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Crime / Hiring / Municipal government

Ex-police tech chief Charles Brennan is Philly’s new CTO

Brennan was the first (and last) cop to run police IT. Now he's leaving the private sector to join the Kenney administration.

Philadelphia Police headquarters, The Roundhouse. (Photo by Flickr user PlanPhilly | EyesOnTheStreet, used under a Creative Commons license)

Charles Brennan is headed back to City Hall.
After nearly five years in the private sector, the former police IT chief will return to run technology for the City of Philadelphia. (He will be Chief Technology Officer, not Chief Innovation Officer, a new title that ex-Mayor Michael Nutter had given to former CIO Adel Ebeid.)
Brennan rose from street cop to top tech cop during his 30-year career with the Philadelphia Police Department, learning the ropes during a time when there wasn’t much will behind technology — he remembers having to force computers on police captains. He was the department’s first deputy commissioner of science and technology and the last cop to hold the role. When he left to work for the State of Pennsylvania in 2006, the Police Department hired a civilian to run police IT.
Among his achievements at the Police Department, according to our 2012 profile:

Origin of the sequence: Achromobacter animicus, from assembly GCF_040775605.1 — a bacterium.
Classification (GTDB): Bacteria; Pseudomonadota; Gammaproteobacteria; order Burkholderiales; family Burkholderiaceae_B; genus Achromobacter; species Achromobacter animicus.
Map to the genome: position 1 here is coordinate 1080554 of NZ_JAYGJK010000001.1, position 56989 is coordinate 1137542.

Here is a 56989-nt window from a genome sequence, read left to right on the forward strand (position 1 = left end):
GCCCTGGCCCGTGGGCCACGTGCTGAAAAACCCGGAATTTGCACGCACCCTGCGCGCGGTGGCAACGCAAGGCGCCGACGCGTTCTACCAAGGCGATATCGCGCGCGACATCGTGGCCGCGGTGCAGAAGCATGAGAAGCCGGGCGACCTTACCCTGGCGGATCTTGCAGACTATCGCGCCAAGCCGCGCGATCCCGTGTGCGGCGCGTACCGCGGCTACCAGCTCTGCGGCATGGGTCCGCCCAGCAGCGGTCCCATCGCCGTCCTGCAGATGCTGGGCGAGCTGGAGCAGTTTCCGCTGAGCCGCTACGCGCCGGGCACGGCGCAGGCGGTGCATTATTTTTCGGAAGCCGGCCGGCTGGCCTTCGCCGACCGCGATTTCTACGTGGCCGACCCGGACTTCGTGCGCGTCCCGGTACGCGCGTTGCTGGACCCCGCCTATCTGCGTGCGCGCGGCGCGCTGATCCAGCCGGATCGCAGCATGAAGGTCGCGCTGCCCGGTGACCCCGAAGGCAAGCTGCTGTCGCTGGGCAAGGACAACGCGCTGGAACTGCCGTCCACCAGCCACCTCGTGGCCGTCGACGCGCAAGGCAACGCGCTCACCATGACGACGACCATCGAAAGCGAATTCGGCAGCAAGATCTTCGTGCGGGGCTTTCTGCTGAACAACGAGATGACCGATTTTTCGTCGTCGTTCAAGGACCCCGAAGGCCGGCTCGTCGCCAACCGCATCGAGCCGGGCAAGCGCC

Brennan oversaw numerous projects, including putting mobile computers inside cop cars, implementing a digital arrest warrant system and automating payroll. He said he’s most proud of making crime data accessible so officers could do their jobs better. When he started at the Police Department, if an officer wanted data on a certain crime, it would take two weeks to get it, he said.
“But when I left,” he said, “you could do it in two seconds.”

Azavea’s Robert Cheetham, whom Brennan hired to develop a crime mapping system, described Brennan as a leader who saw the value of technology when others didn’t.
Brennan, Cheetham said to us in 2012, “was really an example of someone who had the leadership to see what was possible, to see how [technology] could have an impact on crime.”
In some ways, that has definitely changed — think of the emphasis on innovation and open data during the Nutter administration, though there are surely some holdouts inside City Hall.
When we last checked, Brennan was living in Roxborough and working for a 911 management service in Pottsville, Pa. According to his LinkedIn, he’s since left that role to run his own public safety consulting business. The press announcement also noted that he’s been the Deputy General Project Manager for Alcatel-Lucent’s installation of a radio network for a large public transportation system in New Jersey. We’ll follow up with an interview shortly.

People: Adel Ebeid / Charles Brennan

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